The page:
TUESDAY, June 30, 2015 (HealthDay News) -- Women, Hispanics and blacks are less likely than white men to receive optimal treatment for atrial fibrillation in the United States, researchers say.
The study of more than a half-million Medicare patients found that women with this abnormal heart rhythm are less likely than men to get blood thinners to prevent stroke, which is a serious risk with atrial fibrillation. Women, blacks and Hispanics are also less likely to get catheter ablation, a surgical procedure that can restore the heart's normal rhythm.
"Across the board, women are offered less aggressive care, particularly in cardiology," said lead researcher Dr. Prashant Bhave, a clinical assistant professor of internal medicine at University of Iowa Health Care.
"There are still gaps in how patients are treated," he said. "The most important one is the difference in prescribing blood thinners. Ablation may be a personal choice, but when it comes to stroke prevention, the decision is black and white, and these differences need to be addressed," Bhave said.
The report was published in the July issue of the journal HeartRhythm.
Dr. Suzanne Steinbaum, director of women's heart health at Lenox Hill Hospital in New York City, said the issue is serious. "Being that women are at a greater risk of stroke with atrial fibrillation, this inequality in care is putting women at risk," she said.
"When patients are treated, the same guidelines need to be used, regardless of gender or ethnic background. There is a standard of care in treatment for newly diagnosed atrial fibrillation, and these guidelines are gender and racially blind," said Steinbaum, who was not involved with the study.
If women and minorities are not treated based on this standard of care, the bias is coming from their doctor, she said.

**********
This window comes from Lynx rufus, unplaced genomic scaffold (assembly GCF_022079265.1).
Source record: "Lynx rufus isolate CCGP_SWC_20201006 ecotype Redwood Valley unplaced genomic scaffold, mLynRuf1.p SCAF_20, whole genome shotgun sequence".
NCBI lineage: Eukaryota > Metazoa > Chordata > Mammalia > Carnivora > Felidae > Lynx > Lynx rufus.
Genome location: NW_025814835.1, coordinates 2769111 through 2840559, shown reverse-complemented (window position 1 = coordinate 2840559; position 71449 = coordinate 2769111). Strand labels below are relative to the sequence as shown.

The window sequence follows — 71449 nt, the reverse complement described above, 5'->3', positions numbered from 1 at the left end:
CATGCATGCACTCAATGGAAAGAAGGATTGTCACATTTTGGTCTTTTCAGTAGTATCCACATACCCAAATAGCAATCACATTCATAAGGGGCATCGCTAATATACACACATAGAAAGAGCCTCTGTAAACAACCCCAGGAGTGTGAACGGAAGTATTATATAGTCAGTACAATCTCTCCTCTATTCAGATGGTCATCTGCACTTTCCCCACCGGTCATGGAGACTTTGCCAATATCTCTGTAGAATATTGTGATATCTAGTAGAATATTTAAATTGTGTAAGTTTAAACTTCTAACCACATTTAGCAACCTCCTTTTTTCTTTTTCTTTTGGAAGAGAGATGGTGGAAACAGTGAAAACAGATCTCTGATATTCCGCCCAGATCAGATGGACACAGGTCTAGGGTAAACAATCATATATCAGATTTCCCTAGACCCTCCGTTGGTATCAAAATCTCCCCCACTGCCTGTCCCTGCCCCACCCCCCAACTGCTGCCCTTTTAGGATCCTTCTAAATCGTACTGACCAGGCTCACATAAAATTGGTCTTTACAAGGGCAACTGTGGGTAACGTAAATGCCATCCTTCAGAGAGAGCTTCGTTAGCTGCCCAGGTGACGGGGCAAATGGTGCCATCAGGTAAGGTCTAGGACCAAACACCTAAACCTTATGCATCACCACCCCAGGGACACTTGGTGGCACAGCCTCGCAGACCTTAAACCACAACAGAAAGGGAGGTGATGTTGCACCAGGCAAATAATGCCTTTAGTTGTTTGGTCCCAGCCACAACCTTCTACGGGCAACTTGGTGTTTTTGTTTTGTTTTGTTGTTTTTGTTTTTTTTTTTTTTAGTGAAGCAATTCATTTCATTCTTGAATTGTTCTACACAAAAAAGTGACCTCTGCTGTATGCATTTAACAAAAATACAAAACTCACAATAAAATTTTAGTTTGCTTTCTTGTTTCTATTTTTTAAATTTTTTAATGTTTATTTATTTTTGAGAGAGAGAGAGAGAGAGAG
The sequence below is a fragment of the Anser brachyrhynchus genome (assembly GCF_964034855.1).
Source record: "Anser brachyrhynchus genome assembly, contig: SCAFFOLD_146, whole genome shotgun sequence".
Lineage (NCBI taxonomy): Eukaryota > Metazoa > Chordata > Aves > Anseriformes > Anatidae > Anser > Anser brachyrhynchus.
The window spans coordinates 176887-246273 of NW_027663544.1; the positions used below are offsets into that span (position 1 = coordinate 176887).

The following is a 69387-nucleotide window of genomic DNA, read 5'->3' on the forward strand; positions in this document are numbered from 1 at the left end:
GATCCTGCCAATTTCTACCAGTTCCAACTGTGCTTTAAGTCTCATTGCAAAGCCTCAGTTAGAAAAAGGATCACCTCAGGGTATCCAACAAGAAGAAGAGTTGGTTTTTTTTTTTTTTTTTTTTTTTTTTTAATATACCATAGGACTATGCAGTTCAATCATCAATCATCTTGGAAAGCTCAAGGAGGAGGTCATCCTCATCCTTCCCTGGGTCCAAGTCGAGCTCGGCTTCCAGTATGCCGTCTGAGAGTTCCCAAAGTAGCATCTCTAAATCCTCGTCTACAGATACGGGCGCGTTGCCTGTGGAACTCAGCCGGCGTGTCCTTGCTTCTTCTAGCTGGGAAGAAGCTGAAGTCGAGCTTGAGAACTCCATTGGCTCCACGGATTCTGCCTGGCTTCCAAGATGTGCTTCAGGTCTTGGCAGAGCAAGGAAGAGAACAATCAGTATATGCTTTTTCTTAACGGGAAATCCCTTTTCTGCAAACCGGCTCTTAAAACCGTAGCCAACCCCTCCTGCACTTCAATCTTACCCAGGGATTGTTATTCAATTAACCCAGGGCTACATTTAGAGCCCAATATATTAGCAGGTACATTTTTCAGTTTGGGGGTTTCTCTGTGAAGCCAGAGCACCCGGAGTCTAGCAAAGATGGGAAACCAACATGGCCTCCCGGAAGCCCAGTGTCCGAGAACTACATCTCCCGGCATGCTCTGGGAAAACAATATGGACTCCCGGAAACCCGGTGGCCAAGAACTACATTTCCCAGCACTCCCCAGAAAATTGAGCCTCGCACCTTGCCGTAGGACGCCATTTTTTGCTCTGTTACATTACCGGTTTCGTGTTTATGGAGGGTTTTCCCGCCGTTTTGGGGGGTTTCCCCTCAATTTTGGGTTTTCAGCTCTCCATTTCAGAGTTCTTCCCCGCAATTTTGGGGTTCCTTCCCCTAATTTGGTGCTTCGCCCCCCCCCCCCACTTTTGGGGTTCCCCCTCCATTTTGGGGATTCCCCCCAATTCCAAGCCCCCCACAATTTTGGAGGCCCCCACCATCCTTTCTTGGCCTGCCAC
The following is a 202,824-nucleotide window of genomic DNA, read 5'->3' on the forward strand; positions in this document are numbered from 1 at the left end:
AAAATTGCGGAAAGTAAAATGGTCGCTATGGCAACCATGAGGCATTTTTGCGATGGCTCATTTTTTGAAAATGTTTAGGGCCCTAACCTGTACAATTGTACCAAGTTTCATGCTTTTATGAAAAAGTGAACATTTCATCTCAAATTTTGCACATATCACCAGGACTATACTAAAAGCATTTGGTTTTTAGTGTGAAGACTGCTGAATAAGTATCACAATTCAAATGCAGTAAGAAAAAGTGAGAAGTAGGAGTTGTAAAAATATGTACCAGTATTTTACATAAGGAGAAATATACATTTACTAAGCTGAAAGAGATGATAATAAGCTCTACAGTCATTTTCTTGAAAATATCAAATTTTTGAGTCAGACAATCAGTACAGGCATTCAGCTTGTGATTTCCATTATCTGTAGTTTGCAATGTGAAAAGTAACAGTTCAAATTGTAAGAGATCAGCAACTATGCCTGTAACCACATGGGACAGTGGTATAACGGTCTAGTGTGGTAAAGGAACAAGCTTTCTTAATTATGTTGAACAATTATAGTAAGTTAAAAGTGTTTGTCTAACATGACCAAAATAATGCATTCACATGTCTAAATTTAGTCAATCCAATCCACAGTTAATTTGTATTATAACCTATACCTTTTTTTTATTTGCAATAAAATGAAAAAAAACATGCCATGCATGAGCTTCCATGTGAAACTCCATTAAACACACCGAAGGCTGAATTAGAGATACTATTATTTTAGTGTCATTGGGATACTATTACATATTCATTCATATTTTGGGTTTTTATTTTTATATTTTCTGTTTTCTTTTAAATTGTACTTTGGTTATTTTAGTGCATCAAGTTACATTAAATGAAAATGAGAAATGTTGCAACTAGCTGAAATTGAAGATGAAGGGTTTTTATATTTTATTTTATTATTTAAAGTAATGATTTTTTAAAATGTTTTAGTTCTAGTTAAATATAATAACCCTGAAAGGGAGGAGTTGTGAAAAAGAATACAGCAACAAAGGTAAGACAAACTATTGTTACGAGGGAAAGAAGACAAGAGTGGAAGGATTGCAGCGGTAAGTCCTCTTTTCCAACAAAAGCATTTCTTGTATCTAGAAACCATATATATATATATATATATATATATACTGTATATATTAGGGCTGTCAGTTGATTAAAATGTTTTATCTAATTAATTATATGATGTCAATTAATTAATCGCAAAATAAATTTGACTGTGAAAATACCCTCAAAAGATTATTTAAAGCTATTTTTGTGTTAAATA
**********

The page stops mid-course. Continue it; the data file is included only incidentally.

Women need to realize that men and women are not treated equally for this common arrhythmia, she added. "We can only hope that women's lives won't fall victim to the health care disparities that unfortunately do exist," Steinbaum said.
Atrial fibrillation is common in the United States, affecting about 5 percent of people 65 and older, the researchers said. For the study, Bhave and his colleagues collected data on almost 518,000 Medicare patients diagnosed with atrial fibrillation in 2010-2011.
They found that women were less likely than men to receive blood thinning drugs (35 versus nearly 39 percent). And blacks and Hispanics were less likely than whites to receive these drugs (30.5 and 31.4 versus 37.3 percent, respectively).
Women were also less likely than men to have ablation therapy (0.6 versus 1.3 percent). And Hispanics were less likely to have this procedure than whites (0.6 versus 0.9 percent), the researchers found.
Moreover, Hispanics and women were less likely than white men to have a clinic visit with an electrophysiologist -- a specialist in abnormal heart rhythm.
Dr. Gregg Fonarow, a professor of cardiology at the University of California, Los Angeles, said, "Atrial fibrillation is the most common type of arrhythmia.
"Further studies will be required to understand the reasons for these differences in care," he said.
This disparity may reflect doctors' bias or the unwillingness of women to undergo invasive procedures, Bhave said. "They may have been offered ablation but didn't want it," he said.
Bhave thinks blacks and Hispanics may have less access to care, which results in fewer referrals for ablation.
For more about atrial fibrillation, visit the U.S. National Heart, Lung, and Blood Institute.
SOURCES: Prashant Bhave, M.D., clinical assistant professor, department of internal medicine, University of Iowa Health Care, Iowa City, Iowa; Suzanne Steinbaum, M.D., director, Women's Heart Health, Lenox Hill Hospital, New York City; Gregg Fonarow, M.D., professor, cardiology, University of California, Los Angeles; July 2015, HeartRhythm
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